WHERE THE WILD THINGS ARE: The Film Babble Blog Review

WHERE THE WILD THINGS ARE
(Dir. Spike Jonze, 2009)

The long awaited live action movie adaptation of Maurice Sendak’s beloved children’s book is a big boisterous production – a fetching and fiery piece of cinematic eye candy. To flesh out the original book, which was only 10 sentences long, Jonze and Dave Eggers gives us a believable back story for our ten year old hero Max (Max Records). Lonely Max uses his active imagination to escape a world where he just can’t seem to get noticed. He’s neglected by his overworked divorced mother (Catherine Keener) who’s taken up with new boyfriend (Mark Ruffalo), his older sister (Pepita Emmerichs) is busy straddling an awkward age, and all we see of his father is a gift reminiscent of better times.

Of course, that’s not what you want to hear about. Like a child being read the book at bedtime you’ll want blast past this set-up in all too relatable reality and get right to the ginormous fluffy fantasy land. Unlike in the book, it’s not Max’s bedroom that acts as a portal. He runs from his mother into the dark woods at the edge of their housing development and somehow enters a different dimension. He travels on a boat through a sea of time to an island inhabited by 7 large “Wild Things” – that is, giant headed puppet people courtesy of Jim Henson’s Creatures Shop.

Though there is some in-fighting they are an affable bunch featuring the voices of James Gandofini, Forest Whitaker, Lauren Ambrose, Catherine O’Hara, Chris Cooper, Paul Dano, and Angus Sampson. Despite the lack of New Jersey edge to his voice, it’s difficult to not think of Tony Soprano when Gandofini speaks as Carol, the Wild Thing that is closest to Max, yet the illusion still holds for the most part.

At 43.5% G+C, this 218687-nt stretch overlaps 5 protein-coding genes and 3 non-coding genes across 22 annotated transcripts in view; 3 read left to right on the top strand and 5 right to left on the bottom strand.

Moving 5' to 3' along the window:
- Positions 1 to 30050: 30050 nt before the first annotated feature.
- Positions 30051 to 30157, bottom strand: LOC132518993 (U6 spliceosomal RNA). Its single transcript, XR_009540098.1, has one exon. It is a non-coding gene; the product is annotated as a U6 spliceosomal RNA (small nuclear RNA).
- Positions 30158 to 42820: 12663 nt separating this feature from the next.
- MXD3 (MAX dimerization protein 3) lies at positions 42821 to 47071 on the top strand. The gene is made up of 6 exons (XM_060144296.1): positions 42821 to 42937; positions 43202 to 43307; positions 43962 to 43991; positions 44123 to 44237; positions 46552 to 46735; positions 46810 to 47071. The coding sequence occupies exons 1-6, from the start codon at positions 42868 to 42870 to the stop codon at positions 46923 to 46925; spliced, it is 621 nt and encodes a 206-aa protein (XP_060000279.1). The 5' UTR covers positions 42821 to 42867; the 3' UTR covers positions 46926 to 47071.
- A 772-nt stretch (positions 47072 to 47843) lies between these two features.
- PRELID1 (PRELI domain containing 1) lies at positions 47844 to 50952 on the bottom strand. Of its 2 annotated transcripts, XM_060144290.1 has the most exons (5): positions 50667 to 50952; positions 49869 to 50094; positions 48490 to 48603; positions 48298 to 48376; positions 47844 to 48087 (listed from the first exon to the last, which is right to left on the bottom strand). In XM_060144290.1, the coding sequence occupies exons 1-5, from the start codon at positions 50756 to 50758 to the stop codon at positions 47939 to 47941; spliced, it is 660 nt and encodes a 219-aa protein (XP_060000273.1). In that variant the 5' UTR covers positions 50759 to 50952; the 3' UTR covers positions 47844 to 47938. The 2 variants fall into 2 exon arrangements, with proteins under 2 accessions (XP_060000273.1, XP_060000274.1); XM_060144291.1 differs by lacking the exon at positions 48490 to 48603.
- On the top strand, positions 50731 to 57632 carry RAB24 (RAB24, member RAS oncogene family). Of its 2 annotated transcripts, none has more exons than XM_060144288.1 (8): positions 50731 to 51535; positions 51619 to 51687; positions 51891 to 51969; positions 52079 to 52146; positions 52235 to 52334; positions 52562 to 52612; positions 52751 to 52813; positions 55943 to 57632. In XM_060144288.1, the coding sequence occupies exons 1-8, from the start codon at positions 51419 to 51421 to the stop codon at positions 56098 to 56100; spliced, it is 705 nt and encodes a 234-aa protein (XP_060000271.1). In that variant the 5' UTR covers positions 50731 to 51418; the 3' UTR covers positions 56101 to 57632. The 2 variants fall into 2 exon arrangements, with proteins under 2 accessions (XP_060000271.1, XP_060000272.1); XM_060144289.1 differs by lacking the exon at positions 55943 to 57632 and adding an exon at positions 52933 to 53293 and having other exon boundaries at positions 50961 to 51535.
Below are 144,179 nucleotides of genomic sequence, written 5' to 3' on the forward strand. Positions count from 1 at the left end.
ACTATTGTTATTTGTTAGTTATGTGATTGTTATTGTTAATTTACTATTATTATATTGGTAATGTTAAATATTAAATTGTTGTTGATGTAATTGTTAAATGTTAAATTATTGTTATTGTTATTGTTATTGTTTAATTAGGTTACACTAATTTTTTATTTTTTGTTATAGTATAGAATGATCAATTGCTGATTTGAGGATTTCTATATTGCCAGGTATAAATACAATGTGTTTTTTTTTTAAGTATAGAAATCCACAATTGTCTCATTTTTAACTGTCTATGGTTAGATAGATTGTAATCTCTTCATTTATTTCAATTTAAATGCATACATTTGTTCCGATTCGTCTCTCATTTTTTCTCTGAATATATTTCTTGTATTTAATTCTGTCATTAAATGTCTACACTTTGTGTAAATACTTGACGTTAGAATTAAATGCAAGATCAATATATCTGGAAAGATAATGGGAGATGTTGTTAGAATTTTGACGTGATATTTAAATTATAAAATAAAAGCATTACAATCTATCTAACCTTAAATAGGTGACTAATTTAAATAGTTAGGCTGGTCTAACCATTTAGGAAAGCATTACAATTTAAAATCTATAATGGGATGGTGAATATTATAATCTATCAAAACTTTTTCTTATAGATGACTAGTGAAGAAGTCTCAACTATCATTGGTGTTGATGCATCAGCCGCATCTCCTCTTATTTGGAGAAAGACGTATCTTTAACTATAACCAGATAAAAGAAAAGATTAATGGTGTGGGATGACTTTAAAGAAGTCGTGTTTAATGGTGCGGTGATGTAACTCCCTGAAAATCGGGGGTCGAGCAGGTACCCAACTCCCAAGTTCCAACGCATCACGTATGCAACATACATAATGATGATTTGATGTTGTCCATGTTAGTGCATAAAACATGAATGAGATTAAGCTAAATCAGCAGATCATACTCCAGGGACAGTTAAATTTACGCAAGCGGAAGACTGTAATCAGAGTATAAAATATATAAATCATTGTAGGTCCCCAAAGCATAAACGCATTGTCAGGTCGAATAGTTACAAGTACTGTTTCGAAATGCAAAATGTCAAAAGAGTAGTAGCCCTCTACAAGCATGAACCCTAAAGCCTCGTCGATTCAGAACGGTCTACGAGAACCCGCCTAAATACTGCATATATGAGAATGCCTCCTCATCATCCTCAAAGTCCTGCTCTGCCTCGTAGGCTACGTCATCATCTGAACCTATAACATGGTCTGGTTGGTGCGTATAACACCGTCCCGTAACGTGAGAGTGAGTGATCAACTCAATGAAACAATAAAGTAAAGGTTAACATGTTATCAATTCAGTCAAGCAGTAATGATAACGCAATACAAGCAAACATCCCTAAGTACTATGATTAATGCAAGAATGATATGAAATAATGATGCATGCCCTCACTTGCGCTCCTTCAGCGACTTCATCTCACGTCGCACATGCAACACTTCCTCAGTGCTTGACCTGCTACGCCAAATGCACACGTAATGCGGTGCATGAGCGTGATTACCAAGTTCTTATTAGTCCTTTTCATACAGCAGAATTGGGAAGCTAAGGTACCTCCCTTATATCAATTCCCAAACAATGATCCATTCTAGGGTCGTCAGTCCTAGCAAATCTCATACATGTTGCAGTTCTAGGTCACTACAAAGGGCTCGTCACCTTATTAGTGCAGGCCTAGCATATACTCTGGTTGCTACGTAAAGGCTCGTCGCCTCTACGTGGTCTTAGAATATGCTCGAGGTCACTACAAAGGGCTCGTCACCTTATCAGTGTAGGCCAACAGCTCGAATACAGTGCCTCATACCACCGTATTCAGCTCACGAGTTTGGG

Max is crowned King by the Wild Things and declares as his first order of business: “Let a wild rumpus start!” This is pretty much all the original story was – illustrations of Max and his subjects dancing and cavorting take up half the book – so of course conflict and clashes have to occur and Max has to learn lessons from his interactions with these strange beasts and eventually sail back to reality.

With an imagination like this though, who needs reality? The soaring sweep of imagery and the absorbing soundtrack (written by composer Carter Burwell and Karen O. of The Yeah Yeah Yeahs) provides a delightful reprieve from the day to day drudgery of everyday life, not to mention the soullessness of most kid’s films. This is escapism at its finest with a heart as big as its budget. I’ll be very surprised if audiences don’t eat it all up.


More later…

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